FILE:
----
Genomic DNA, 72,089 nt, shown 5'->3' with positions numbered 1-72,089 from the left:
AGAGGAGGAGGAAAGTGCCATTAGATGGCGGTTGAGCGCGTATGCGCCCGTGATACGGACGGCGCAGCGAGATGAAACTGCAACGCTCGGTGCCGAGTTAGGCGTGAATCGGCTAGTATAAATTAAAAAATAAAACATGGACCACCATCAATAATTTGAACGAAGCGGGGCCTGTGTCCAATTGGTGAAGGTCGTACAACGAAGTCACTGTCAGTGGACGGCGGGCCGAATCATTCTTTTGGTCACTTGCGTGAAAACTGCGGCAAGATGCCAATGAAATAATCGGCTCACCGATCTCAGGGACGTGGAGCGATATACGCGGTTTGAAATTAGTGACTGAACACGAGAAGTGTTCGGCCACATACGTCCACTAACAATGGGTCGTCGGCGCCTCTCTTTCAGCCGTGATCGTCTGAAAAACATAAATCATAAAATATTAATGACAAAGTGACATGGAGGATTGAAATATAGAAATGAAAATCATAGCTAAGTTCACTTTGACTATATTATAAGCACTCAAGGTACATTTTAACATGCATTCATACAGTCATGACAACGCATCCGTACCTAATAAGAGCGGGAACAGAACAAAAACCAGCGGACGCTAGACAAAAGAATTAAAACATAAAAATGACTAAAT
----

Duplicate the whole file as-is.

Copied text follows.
Genomic DNA, 72,089 nt, shown 5'->3' with positions numbered 1-72,089 from the left:
AGAGGAGGAGGAAAGTGCCATTAGATGGCGGTTGAGCGCGTATGCGCCCGTGATACGGACGGCGCAGCGAGATGAAACTGCAACGCTCGGTGCCGAGTTAGGCGTGAATCGGCTAGTATAAATTAAAAAATAAAACATGGACCACCATCAATAATTTGAACGAAGCGGGGCCTGTGTCCAATTGGTGAAGGTCGTACAACGAAGTCACTGTCAGTGGACGGCGGGCCGAATCATTCTTTTGGTCACTTGCGTGAAAACTGCGGCAAGATGCCAATGAAATAATCGGCTCACCGATCTCAGGGACGTGGAGCGATATACGCGGTTTGAAATTAGTGACTGAACACGAGAAGTGTTCGGCCACATACGTCCACTAACAATGGGTCGTCGGCGCCTCTCTTTCAGCCGTGATCGTCTGAAAAACATAAATCATAAAATATTAATGACAAAGTGACATGGAGGATTGAAATATAGAAATGAAAATCATAGCTAAGTTCACTTTGACTATATTATAAGCACTCAAGGTACATTTTAACATGCATTCATACAGTCATGACAACGCATCCGTACCTAATAAGAGCGGGAACAGAACAAAAACCAGCGGACGCTAGACAAAAGAATTAAAACATAAAAATGACTAAAT